Mateo, J.M. & Holmes, W.G. 1999. Plasticity of alarm-call response development in Belding's ground squirrels (Spermophilus beldingi, Sciuridae). Ethology, 105, 193-206.
Plasticity in the alarm-call responses of Belding's ground squirrels (Spermophilus beldingi) may function to prepare young to respond appropriately to calls according to the predator environment and habitat in which young develop. To examine the extent to which anti-predator responses are sensitive to early rearing environments, we studied the development of behavioural responses to playbacks of alarm calls and non-alarm calls in free-living juveniles and captive juveniles housed in large outdoor enclosures. Compared with same-aged, free-living juveniles, captive juveniles were more likely to show an observable response t o playbacks, exhibited more exaggerated initial responses (e.g., enter a burrow versus freeze), and remained alert longer following playbacks. The influence of rearing history on anti-predator responses was limited to responses to auditory stimuli, as the two groups of juveniles reacted similarly to fast-moving visual stimuli. The responses of free-living juveniles appeared to be more discriminating than responses of captive juveniles, particularly following playbacks of calls associated with less immediate threat.
Mateo, J.M. & Holmes, W.G. 1999. How rearing history affects alarm-call responses of Belding's ground squirrels (Spermophilus beldingi, Sciuridae). Ethology, 105, 207-222.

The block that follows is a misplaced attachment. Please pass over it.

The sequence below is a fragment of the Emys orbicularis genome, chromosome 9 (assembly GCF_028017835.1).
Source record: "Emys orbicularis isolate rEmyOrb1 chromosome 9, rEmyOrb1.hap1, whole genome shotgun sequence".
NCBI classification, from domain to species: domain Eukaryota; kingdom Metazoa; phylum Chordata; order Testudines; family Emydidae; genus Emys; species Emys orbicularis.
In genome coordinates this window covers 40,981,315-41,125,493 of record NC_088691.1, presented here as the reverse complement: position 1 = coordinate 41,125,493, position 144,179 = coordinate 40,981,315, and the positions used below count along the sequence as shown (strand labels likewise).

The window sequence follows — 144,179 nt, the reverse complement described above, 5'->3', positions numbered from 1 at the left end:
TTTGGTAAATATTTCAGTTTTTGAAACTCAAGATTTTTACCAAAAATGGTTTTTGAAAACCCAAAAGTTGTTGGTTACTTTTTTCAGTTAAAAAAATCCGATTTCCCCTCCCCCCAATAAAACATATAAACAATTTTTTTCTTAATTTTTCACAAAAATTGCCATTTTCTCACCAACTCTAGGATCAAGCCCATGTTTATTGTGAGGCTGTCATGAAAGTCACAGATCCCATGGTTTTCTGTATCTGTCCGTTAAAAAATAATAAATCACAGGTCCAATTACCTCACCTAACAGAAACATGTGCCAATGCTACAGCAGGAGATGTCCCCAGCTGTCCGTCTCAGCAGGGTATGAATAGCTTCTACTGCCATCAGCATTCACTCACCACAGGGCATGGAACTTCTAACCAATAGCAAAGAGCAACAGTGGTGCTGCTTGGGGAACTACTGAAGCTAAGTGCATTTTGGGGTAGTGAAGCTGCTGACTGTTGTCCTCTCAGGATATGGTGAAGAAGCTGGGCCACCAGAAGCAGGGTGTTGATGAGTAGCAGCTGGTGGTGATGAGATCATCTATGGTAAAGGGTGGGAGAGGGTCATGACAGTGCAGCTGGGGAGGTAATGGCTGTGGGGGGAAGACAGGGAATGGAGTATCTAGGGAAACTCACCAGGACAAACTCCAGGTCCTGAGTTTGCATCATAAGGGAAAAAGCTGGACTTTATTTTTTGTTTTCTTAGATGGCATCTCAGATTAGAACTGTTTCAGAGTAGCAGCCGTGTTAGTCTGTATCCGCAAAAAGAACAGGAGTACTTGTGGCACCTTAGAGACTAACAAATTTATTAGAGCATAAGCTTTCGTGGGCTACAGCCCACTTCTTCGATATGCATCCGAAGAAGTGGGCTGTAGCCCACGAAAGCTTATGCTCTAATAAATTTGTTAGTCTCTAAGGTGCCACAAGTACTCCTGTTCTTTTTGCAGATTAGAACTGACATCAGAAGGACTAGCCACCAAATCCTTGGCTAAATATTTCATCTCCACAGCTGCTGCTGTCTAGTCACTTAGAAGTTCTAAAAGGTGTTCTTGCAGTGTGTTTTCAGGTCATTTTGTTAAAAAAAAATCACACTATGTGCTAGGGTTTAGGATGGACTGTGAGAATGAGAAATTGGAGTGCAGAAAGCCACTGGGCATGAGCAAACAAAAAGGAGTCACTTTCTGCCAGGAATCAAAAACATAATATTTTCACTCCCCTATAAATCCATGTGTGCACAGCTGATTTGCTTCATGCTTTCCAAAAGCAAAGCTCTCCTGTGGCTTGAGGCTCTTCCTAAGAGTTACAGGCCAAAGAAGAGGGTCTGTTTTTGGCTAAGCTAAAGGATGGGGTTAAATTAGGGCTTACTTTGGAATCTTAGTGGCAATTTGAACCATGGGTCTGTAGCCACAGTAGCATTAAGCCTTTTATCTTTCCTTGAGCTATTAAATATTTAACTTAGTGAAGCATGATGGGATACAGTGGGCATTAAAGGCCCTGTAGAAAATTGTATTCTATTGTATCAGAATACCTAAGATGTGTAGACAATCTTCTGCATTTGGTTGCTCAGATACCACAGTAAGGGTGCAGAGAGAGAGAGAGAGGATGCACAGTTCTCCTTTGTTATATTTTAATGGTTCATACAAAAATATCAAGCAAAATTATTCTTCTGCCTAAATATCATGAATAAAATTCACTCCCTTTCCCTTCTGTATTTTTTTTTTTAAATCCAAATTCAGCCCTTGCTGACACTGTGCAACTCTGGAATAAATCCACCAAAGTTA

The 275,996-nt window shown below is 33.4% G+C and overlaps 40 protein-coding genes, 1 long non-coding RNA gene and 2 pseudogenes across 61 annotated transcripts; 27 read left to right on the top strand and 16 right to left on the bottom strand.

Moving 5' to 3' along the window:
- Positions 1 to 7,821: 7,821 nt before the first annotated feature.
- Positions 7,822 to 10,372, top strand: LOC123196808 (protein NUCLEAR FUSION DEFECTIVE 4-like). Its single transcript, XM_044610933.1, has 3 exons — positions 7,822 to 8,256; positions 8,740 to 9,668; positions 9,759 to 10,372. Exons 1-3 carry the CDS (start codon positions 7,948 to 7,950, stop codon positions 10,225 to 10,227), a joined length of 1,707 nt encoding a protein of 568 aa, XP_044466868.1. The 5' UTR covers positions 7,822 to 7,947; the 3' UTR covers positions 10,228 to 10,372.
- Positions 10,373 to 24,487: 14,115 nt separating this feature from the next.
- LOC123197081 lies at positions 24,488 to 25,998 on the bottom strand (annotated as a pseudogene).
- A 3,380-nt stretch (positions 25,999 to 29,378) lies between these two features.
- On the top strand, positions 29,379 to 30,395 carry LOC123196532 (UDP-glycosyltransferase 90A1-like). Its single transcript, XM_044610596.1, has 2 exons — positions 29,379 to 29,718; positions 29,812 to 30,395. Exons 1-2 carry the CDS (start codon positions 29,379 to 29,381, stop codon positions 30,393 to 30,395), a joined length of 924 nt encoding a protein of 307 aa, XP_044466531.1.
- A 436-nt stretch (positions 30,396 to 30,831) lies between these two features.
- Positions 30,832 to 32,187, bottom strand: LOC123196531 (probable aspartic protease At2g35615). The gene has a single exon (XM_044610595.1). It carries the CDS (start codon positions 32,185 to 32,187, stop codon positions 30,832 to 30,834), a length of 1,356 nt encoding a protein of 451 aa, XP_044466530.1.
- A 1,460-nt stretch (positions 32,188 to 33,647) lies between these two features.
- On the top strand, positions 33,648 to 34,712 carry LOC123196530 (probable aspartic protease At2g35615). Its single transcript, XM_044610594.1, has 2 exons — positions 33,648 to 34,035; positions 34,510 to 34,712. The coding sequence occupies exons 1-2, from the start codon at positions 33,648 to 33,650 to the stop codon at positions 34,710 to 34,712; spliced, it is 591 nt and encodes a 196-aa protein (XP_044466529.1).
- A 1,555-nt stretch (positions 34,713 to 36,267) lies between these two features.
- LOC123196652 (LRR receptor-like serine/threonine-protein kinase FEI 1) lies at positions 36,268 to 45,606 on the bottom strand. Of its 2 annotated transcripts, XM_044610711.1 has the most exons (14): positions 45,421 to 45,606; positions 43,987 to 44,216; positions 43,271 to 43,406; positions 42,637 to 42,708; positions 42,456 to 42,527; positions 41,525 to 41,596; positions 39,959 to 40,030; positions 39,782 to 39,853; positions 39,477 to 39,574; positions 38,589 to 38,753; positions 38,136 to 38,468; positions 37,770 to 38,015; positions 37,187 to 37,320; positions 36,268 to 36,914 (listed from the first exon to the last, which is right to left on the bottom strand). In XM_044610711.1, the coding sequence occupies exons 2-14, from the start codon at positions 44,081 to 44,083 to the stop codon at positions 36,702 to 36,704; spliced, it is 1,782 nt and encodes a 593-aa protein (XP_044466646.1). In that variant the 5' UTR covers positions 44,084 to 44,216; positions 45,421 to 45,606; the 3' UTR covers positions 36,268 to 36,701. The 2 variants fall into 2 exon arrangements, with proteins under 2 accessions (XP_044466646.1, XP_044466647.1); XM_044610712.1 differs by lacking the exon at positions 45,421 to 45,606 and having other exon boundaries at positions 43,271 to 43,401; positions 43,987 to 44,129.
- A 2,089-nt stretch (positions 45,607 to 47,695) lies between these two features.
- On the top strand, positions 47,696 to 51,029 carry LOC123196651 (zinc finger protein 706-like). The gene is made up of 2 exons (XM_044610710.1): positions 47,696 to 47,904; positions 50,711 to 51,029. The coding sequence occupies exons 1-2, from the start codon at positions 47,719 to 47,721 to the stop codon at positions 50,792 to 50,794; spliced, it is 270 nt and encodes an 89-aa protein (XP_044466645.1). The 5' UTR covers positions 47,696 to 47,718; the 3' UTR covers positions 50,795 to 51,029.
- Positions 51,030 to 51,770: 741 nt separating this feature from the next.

Juvenile, but not adult, Belding's ground squirrels (Spermophilus beldingi) exhibit markedly different responses to alarm calls as a function of their environment. Compared with same-aged, free-living juveniles, captive juveniles (housed in large outdoor enclosures) are more likely to respond to playbacks, to exhibit more exaggerated initial responses (e.g., enter a burrow versus freeze) and to remain alert longer following playbacks of alarm and non-alarm calls (M ateo & H olmes submitted). Two studies were conducted to identify the factors contributing to these response differences. Post-emergent rearing environments (such as the opaque enclosure walls that limited visual and auditory stimulation in captivity, or the increased number of conspecifics and natural alarm calls that free-living juveniles experienced) could not account for the majority of response differences between captive and free-living juveniles (Study 1). To determine if the attenuated responses of free-living juveniles were due to foraging pressures, we compared the behaviour of food-provisioned captive juveniles with those of non-provisioned captive juveniles. Although sample sizes were small, no differences were evident in the development or expression of responses as a function of foraging pressure. Next, the development of captive juveniles was compared with that of juveniles reared in the field but housed in captivity after emergence (Study 2). Differences in the response patterns of field-reared and captive-reared animals matched the differences reported previously, as the responses of field-reared animals observed in captivity mirrored those of free-living juveniles that remained in the field. Thus the differences in alarm-call responses originally observed between captive and free-living juveniles are attributed to their pre-emergent, but not post-emergent, rearing histories.